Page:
Who can I talk too at school when I am stressed?

The first person you should contact if you are stressed is your professional school counselor. Not only are they great sounding boards for particular issues that are bothering you , but they are knowledgeable about different resources to help you deal with your stress as well.

If you cannot get ahold of your counselor you can address your school center leader when you are stressed. If you attend a brick and mortar center you should know who your leader is, but if not refer back to my communication post 🙂 If you are a virtual student your center leader is me 🙂 If nothing else, reaching out to your center leader signals to someone that something is going on with you and allows us to spring into action to put you in touch with the right person. 

My biggest piece of advice.

The best advice I can offer you if you are stressed is to NOT forget about your schoolwork. Communicate you are stressed to someone, take the time to do something for you, but continue to chip away at your work. Getting a few activities completed when you are feeling overwhelmed will help you feel better about your stressful situation. Not doing anything will only cause you to feel more stressed and put you even farther behind. One student below, who manages her busy personal life and schoolwork shares her thoughts on what she does when she is stressed out. 

“I work full-time but I remind myself that failure is not an option and that I have set goals for myself that I refuse to give up on. My favorite quote is “push for success” and I just constantly tell myself I can do just that because you can do whatever you want in life if you put your mind to it. I am lucky that my husband and my family support me and understand when I have to stay up late to put in time after working all day or when I have to use the weekends to catch up or put in extra time. I also remember to take a 30 to 60-minute break whenever I do work to give myself a little time to relax when I am working hard.”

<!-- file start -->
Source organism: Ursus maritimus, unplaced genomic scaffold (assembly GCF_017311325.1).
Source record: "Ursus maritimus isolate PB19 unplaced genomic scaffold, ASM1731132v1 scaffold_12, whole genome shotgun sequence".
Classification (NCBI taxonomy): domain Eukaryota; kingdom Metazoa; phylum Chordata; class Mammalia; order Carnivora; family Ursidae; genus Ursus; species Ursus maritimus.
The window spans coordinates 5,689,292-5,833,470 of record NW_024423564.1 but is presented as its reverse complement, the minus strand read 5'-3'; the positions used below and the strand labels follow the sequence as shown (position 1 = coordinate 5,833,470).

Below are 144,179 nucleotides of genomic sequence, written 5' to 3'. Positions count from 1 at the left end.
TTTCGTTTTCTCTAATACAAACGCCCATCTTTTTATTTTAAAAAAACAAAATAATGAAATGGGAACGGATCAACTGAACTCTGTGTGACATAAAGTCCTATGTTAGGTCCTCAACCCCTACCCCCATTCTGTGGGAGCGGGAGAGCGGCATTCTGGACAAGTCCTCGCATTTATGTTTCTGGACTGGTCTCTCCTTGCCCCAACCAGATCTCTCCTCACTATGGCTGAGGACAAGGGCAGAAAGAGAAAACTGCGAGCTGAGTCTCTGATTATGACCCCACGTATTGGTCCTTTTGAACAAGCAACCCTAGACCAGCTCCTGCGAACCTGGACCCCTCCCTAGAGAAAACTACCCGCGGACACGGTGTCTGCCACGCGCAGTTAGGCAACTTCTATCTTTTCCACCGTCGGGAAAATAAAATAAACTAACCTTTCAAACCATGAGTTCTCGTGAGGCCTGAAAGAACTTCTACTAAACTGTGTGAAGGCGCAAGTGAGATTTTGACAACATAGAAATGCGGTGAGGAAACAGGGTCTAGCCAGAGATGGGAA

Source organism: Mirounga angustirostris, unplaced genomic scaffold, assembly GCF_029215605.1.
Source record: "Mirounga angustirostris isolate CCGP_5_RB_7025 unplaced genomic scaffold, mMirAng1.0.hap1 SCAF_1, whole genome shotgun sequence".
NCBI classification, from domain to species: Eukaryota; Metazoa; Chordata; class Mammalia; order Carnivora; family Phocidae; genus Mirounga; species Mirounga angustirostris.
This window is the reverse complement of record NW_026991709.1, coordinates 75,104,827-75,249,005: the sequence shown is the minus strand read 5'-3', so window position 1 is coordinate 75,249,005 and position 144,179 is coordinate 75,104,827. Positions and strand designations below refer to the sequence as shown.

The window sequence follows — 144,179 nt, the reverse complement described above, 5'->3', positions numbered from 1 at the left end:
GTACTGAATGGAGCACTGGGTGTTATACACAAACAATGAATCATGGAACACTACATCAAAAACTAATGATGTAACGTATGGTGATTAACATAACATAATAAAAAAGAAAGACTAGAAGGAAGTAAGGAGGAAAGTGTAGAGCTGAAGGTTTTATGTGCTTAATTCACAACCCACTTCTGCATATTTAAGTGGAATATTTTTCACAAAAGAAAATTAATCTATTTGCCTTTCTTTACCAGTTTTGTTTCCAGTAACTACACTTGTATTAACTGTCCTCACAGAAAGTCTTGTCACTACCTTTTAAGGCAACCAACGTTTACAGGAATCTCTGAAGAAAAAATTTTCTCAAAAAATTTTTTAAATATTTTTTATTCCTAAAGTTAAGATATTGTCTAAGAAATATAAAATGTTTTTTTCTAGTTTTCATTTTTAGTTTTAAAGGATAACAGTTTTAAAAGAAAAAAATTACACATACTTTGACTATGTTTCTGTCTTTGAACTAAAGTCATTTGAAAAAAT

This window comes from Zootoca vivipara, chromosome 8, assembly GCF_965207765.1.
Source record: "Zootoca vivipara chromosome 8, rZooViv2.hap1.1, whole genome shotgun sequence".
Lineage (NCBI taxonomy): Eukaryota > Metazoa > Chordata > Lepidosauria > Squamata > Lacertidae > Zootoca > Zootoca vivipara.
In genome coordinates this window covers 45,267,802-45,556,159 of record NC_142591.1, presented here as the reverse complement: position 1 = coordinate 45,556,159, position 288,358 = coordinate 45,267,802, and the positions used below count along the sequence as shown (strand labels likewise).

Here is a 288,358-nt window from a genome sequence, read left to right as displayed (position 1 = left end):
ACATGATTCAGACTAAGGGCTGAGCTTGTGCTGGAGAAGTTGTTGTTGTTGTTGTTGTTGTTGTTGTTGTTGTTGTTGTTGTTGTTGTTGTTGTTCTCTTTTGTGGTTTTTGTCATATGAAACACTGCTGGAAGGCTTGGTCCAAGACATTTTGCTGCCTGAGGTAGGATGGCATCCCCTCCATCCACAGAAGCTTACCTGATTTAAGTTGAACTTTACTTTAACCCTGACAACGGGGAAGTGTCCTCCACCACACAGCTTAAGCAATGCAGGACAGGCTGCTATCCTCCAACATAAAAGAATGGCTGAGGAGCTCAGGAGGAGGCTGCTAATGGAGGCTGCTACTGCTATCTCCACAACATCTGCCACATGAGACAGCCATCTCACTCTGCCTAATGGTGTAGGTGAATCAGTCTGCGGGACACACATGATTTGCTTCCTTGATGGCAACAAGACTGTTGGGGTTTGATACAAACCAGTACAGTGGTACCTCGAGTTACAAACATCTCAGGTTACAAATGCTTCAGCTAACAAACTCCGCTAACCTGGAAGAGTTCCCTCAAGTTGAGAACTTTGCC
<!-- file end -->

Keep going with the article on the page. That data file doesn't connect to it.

Final Remarks

Stress is something we all experience, but you don’t have to let stress get the best of you. Find something you enjoy doing and even if you have to write yourself a note or find an accountability buddy, make sure you do that thing when you find yourself getting stressed. Remember that you can always reach out to your professional school counselor or your center leader if you feel overwhelmed. We are here to help and want you to be successful with the end of the semester approaching!

Bonus Post- 2017 Congressional Art Competition

If you are here you reside in our 7th Congressional District and you are interested in entering the 2017 Congressional Art Competition. There is some very specific information you need to be aware if you enter. Please check out the guidelines below and contact me via email or Facebook for additional information!

Entries should be delivered to:

75 Langley Drive

Lawrenceville, GA 30046

Additional Information on the 2017 Congressional Art Competition can be viewed at:

http://www.house.gov/content/educate/art_competition/

Communication: Learning how to ask for help

This week’s featured photo is of Helen, Georgia, a place I am looking forward to visiting sometime soon! According to the city’s website Helen, Georgia is the state’s “third most visited city” (http://www.helenga.org/) despite only have 430 residents! Wow! Located in  White County the city is viewed as a little slice of Bavaria or Germany right here in our state. Please comment in the blog comment box below any suggestions of fun things to do for those of us who still haven’t experienced Helen.

Communication: Learning how to ask for help

Have you ever heard the phrase “communication is key” and thought what in the world does that mean? It literally means that communicating is the key to solving most of the problems we face in our daily lives. Check out all of the times communicating can help you solve issues that are plaguing you:

  • Upset or uncomfortable with how your roommate has been treating you? Talk about it!
  • Feeling sick or not like yourself? Talk about it!
  • Need help understanding the terms of your loan? Talk about it!
  • Stressed due to your hours at work? Talk about it!
  • Moving out of your house and not sure what you need to do to keep your security deposit? Talk about it!
  • You need help reaching out to a teacher or professor but you don’t know what to say?Talk about it!!

As you can see solving issues you may be facing really is as simple as doing one simple thing, talking!

Communicating about YOUR Academics: But who I do talk too?

Because there are so many awesome resources put in place to support you sometimes knowing who to talk about certain issues can be confusing for students. Please download and look at the graphic below to learn about all of the great things in place to help YOU succeed. 

Communication Slide

I will break down the resources that are available to you and what you can expect from each resource below 🙂